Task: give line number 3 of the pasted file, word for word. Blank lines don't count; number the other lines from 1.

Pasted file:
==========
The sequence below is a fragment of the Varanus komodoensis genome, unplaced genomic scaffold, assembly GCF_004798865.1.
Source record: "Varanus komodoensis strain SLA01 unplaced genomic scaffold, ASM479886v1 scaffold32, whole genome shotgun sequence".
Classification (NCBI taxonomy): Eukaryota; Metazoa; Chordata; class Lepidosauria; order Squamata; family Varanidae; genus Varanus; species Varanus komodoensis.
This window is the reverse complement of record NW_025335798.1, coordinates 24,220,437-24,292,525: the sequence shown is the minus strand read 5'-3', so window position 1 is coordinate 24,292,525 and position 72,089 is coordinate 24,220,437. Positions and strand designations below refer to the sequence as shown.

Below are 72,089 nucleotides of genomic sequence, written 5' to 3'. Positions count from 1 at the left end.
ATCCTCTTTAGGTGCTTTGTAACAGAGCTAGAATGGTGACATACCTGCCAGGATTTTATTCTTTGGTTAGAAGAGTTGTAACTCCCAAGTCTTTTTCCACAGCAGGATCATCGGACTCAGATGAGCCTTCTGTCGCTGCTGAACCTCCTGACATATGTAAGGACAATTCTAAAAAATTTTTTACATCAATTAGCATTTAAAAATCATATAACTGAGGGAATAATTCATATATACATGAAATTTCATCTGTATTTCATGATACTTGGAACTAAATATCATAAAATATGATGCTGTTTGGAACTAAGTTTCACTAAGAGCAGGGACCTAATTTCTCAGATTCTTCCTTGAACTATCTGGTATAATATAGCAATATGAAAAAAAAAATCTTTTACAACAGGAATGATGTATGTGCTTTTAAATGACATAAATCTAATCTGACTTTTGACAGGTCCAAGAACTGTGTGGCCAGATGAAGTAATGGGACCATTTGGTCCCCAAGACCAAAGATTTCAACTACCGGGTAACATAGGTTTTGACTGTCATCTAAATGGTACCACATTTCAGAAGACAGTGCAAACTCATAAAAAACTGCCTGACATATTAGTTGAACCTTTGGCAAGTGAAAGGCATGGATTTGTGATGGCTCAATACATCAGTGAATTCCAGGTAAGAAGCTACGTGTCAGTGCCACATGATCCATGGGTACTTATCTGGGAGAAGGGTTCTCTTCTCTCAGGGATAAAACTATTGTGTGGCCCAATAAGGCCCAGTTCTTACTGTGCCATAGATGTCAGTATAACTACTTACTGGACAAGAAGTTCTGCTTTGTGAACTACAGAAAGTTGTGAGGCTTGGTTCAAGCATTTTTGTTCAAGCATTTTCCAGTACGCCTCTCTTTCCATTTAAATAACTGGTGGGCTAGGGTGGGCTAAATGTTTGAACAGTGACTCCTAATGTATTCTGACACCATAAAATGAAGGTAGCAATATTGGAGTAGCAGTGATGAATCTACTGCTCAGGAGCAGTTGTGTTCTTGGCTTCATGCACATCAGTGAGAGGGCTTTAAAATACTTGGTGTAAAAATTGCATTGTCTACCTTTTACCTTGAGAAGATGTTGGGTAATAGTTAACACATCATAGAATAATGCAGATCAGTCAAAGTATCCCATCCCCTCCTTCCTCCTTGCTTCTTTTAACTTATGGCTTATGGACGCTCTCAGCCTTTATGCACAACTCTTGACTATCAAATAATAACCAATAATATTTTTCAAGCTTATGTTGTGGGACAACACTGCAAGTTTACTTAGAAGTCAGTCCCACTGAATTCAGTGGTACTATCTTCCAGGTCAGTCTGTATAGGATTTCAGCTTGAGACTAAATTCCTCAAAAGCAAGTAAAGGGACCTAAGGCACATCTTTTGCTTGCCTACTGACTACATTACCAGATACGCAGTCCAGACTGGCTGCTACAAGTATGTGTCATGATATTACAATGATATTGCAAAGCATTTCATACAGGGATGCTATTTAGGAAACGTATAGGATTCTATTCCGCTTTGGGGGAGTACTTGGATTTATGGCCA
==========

Classification (NCBI taxonomy): Eukaryota; Metazoa; Chordata; class Lepidosauria; order Squamata; family Varanidae; genus Varanus; species Varanus komodoensis.